Can Omega-3 Fatty Acids Help With Prevention Of Postpartum Depression?


Published: July 7, 2015

Health + Wellness

What is Postpartum Depression (PPD)?

Some of us or someone close to us might have experienced a depressive episode at some point after pregnancy and at various degrees, but could not at the time give a name to the symptoms being experienced, because oftentimes the episodes are not usually made reference to as an illness.

Postpartum depression, also known as postnatal depression (PPD) refers to a major depressive episode that occurs after birth characterized by a prolonged period of emotional disturbance. This occurs in about 20% of child-bearing women.

PPD tend to have a negative impact on the cognitive and psychological development of infants born to mothers with PPD. The duration and onset of PPD can be as early as 4 weeks after child-birth and can last several months, especially in women who have had the symptoms in previous pregnancies.

What are the symptoms of Postpartum Depression?

Despite its high prevalence, PPD frequently goes unrecognized or unreported due to the similarity between the vegetative symptoms of depression and the physical symptoms commonly experienced by women in late pregnancy and/or after birth, such as fatigue, insomnia, loss of appetite and low libido.

The common symptoms to look out for are:

  1. Loss of interest in life and usual daily activities
  2. Inability to function in everyday activities
  3. Feelings of irritability, anxiety, fear, self-blame guilt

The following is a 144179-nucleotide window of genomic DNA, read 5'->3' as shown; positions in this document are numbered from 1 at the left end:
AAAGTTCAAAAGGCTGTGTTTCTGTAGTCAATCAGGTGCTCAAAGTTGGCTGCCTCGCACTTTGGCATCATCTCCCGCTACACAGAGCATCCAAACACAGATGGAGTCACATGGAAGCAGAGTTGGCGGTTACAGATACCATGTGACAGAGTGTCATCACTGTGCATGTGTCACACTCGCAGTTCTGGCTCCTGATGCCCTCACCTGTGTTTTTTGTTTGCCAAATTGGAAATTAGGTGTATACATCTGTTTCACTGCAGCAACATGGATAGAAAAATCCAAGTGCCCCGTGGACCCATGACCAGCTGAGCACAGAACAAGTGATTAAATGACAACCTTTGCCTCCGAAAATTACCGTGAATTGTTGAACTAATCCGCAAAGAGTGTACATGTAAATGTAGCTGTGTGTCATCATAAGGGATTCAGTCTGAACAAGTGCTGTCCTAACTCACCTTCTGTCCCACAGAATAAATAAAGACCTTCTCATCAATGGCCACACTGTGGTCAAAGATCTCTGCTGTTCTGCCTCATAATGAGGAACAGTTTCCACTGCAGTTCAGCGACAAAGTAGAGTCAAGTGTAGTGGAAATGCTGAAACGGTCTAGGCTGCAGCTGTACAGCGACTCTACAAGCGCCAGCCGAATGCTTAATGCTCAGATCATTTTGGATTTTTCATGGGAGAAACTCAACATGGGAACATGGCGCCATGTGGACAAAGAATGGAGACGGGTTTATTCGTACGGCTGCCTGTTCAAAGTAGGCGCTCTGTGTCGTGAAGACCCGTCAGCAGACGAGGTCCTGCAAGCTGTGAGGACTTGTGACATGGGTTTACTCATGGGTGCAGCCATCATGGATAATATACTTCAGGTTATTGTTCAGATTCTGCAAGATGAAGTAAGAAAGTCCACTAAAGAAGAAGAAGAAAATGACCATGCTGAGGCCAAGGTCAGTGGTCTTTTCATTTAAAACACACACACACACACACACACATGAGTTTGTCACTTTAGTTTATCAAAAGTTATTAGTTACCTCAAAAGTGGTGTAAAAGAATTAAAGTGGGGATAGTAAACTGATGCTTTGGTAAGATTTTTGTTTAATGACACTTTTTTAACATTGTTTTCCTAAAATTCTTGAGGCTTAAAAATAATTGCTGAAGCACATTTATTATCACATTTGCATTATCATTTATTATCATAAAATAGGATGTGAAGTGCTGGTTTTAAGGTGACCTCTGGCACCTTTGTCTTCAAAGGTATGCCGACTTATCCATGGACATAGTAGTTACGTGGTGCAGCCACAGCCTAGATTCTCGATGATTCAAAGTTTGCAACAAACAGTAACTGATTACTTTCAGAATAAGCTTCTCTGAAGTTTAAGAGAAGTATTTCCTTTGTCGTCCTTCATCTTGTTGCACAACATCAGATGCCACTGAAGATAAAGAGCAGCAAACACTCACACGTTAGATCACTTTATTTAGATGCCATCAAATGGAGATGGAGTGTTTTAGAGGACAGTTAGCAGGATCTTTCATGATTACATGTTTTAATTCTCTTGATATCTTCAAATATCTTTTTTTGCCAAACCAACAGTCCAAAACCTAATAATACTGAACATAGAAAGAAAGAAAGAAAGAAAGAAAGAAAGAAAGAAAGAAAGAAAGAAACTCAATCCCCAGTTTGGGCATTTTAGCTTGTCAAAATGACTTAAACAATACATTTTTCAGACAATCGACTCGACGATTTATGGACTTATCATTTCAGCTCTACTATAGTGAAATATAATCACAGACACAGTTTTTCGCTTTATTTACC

4. Increased crying spells, sleep disturbance
  5. Withdrawing from family and friends

It is important to note that these symptoms can be on and off for a long duration of time.

What causes Postpartum Depression?

The causes of postpartum depression are not clearly defined. However, here are some known contributing factors:

  • Genetic vulnerabilities: A family or personal history of depression or previous experience of depression and anxiety.
  • Hormonal changes: Fluctuation and/or fall in reproductive hormone levels.
  • Psychological stressors: Stressful events (e.g. death of a loved one), marital dysfunction, child care stressors as well as the unreasonableness between the expectations and reality of motherhood.
  • Insufficient social support
  • Nutritional deficits/Poor diet
  • Changes in sleep and circadian rhythm and low physical activity
  • Exposure to toxins: Air pollution, crowding
  • Low socioeconomic status

You may be familiar with the use of omega-3 fatty acids for the prevention of heart disease and for cholesterol control, however, over the past decade, there have been several studies investigating the benefits of Omega-3 fatty acids for the prevention and treatment of postpartum depression either used alone  or in combination with antidepressants.


What are Omega-3 Fatty Acids?

Omega-3 fatty acids are polyunsaturated fatty acids (PUFA) derived mainly from food sources like eggs, beans, vegetables, fish (especially oily fish like Mackerel, Sardines, Tuna, Salmon) and nuts (Peanuts, Cashews, Walnuts, Almonds).

Examples of Omega-3 fatty acids include Eicosapentaenoic acid (EPA), Docosahexaenoic acid (DHA) and Alpha-linolenic acid (ALA), these can be found as the active ingredients in most over-the-counter Fish oil.

Studies have shown that PUFAs are necessary for normal neurologic and structural development of the fetus. They are the integral building block of the CNS in infants.

Benefits of Omega-3 Fatty acids in the prevention of PPD?

Omega-3 faty acid is transferred from the mother to the fetus during pregnancy and breastfeeding, leading to the decrease of the maternal omega-3 fatty acid levels during pregnancy which can remain low at least 6 weeks after child birth.